Michel Delville as one of the leading guitar practitioners in the adventuresome realms today is a natural hommage master. He turns in creative rock-solid performances and adds further electronics to the trio mix to fill things out. He is joined by Machine Mass regulars Tony Bianco on drums and Antoine Guenet on keyboards, synths and piano.

They take some of Hendrix's most compelling songs-compositions and make of them something both contemporary and spacy, without ever violating the spirit of the originals. So we get a notable mix of Jimi's classics, "Third Stone From the Sun," "Little Wing," "Voodoo Chile," "The Wind Cries Mary," etc.

It is an opportunity to get inside these tunes with an original take on them, and for Delville to let loose with freely spaced-out post-Hendrix guitar brilliance.

It may take a couple of listens to fully enter the Machine Mass zone. Once you do, it is a wondrous terrain of the very familiar combined with the unexpected.

Need I say more? Dig this one.

Thursday, October 5, 2017

Markus Reuter, Featuring Sonar and Tobias Reber, Falling for Ascension

Some music you are at first thrown off a bit by, in that you weren't sure what to expect, but this was not quite it. Then later you settle in and find it is music of real excellence. It is part of the ever growing possibilities of a true artist, and as a true listener you need to be ready for anything. So this describes well my first, somewhat distracted listen and my later embrace of Markus Reuter's Falling for Ascension (Ronin RON018)..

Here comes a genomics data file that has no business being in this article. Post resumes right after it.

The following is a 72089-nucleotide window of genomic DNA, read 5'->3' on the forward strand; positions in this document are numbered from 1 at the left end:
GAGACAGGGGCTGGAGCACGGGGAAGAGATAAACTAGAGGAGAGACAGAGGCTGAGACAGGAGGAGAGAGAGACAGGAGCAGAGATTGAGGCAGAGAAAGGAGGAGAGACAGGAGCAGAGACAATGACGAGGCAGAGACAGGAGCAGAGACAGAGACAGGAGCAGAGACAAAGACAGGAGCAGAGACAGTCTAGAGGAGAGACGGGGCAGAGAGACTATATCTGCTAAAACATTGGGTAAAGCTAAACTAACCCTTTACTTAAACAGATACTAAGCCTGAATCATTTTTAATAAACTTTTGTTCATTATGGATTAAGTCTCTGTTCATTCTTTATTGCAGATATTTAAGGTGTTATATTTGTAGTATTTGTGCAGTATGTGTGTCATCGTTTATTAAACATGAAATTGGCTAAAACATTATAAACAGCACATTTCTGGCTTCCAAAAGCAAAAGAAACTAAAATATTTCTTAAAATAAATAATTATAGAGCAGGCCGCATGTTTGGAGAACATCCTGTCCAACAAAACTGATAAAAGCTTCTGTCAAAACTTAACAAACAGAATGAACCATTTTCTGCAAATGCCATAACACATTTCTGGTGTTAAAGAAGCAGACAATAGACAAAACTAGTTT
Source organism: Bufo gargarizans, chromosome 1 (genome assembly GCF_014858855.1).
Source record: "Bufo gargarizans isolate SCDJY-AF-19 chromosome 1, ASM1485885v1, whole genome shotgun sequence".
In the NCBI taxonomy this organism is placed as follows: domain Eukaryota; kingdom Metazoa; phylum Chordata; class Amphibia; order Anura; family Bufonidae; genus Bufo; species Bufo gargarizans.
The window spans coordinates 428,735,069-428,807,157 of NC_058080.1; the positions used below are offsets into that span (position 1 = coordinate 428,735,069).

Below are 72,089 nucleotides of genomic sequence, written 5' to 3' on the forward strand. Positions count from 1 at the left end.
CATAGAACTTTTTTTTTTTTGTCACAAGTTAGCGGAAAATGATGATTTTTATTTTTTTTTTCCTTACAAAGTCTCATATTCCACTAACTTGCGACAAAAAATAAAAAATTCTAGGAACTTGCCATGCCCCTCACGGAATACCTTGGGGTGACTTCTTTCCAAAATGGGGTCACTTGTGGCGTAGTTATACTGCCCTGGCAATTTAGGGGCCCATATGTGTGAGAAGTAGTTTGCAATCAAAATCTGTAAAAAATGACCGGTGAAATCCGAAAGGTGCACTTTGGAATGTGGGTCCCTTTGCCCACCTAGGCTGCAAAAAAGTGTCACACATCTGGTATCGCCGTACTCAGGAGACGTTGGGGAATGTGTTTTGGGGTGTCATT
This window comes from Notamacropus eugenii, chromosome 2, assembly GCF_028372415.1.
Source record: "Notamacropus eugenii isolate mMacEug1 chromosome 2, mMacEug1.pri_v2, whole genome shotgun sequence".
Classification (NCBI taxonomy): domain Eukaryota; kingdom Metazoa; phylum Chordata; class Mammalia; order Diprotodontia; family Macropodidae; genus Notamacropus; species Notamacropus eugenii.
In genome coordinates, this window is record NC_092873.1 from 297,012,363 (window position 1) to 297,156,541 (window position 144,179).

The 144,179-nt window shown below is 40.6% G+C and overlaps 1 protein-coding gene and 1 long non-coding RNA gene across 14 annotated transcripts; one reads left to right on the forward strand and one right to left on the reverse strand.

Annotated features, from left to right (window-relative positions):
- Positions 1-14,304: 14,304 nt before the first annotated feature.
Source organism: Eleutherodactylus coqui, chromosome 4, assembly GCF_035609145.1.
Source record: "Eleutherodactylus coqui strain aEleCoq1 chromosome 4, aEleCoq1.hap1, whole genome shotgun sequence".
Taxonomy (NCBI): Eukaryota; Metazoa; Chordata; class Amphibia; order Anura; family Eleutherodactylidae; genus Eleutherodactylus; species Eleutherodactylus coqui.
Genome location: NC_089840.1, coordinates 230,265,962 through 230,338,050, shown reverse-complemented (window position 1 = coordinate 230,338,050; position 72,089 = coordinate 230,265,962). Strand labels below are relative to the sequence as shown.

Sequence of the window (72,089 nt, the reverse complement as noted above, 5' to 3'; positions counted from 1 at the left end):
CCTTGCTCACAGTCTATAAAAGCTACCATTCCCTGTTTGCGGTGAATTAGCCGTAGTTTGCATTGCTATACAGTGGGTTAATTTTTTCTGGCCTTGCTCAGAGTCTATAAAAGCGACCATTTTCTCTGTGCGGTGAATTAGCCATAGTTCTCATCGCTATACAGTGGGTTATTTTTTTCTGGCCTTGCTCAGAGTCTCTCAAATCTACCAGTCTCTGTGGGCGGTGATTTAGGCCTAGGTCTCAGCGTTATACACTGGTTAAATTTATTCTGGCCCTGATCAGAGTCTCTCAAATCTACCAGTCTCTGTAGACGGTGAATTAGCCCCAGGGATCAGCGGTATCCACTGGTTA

That this is released on Nik Bartsch's Ronin label is not an accident. The themes for this album were written by Markus between 1985 and 1987. Yet they do not sound at all dated. They share with Bartsch's music a mesmeric minimal funk that sprawls wonderously outward with continually shifting, odd meters. It is a mid-sized ensemble of six players, Markus on touch guitars and soundscapes, plus two more guitars, bass guitars and live electronics.

Each segment carves out its meter-motif infinity with distinctly well hewn structure and flow. The final work "Unconditional" makes a definitive end of it with the most compelling and complex of all of them. I very much suppose your ears will hear the relation between the Crimsonian tide of those years as well as its place in the prog minimal funk that followed.

It is exceptional music for endlessly rewarding drift and ecstatic momentum. It is ensemble intricacy at its most musically stimulating, both rock and post-rock!

Grab it for sure!

Wednesday, October 4, 2017

Dialeto, Bartok in Rock